Mechanism of the operational effect of black spot growth in OLEDs
van de Weijer, P.
de Winter, S.H.P.M.
When organic light-emitting diodes (OLEDs) are exposed to the ambient atmosphere, water penetration through pinholes in the cathode results in the formation of non-emissive areas (black spots) due to local oxidation of the cathode around the pinhole. This degradation effect severely limits the lifetime of OLED devices and requires high performance encapsulation in order to delay its onset. We have investigated the process of degradation of OLED devices by water penetration through cathode pinholes, and have discovered that this is not just a simple oxidation of the cathode occurring as water diffuses within the device. We have observed that other layers within the device interact with the water. In solution processed OLEDs, the hole-injection layer (PEDOT:PSS) absorbs water due to the presence of the PSS acid (formation of H3O+). This results in a slight local reduction of the luminance of the device (grey spot) around the pinhole location and actually a reduction of the cathode black spot growth rate at the pinhole during a shelf lifetime test. When the device is not operated, the PEDOT:PSS layer is acting as a local reservoir for water keeping it away from the cathode and slowing down the cathode degradation. However, when the device is operated, water that is captured by the PEDOT:PSS layer to form H3O+ can be transported to the cathode under the influence of the applied electric field. This then increases the black spot growth rate. Experimental indications for this operational effect are provided by the threshold voltage behaviour of the effect and transient behaviour of the black spot growth after switching off the OLED. Direct evidence for the role of PEDOT:PSS in the operational effect has been provided by Raman Spectroscopy.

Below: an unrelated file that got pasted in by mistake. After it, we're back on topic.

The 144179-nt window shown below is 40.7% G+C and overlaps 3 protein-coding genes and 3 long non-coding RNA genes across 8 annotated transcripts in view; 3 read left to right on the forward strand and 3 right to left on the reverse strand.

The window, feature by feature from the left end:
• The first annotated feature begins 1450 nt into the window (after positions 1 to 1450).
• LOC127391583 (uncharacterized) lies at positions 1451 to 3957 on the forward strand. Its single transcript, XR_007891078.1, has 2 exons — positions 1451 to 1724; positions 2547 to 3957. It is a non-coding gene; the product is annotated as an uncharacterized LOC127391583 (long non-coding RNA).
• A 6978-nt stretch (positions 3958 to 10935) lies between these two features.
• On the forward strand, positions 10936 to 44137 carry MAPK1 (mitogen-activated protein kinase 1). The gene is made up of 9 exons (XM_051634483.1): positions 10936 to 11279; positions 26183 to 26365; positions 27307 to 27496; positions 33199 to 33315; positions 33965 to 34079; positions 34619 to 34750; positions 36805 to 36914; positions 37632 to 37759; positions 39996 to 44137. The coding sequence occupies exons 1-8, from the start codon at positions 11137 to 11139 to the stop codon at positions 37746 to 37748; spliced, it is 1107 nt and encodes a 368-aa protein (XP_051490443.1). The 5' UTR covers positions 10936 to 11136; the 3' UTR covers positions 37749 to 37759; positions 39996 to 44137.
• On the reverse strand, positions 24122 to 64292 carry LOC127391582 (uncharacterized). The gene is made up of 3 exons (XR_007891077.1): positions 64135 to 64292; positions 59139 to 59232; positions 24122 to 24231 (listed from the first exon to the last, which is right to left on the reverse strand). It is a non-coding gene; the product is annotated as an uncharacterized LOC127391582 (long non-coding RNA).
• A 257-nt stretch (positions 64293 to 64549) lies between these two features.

To reference this document use:
HOL - Holst
TS - Technical Sciences
Organic light emitting diodes
Organic Electronics: physics, materials, applications, 37, 155-162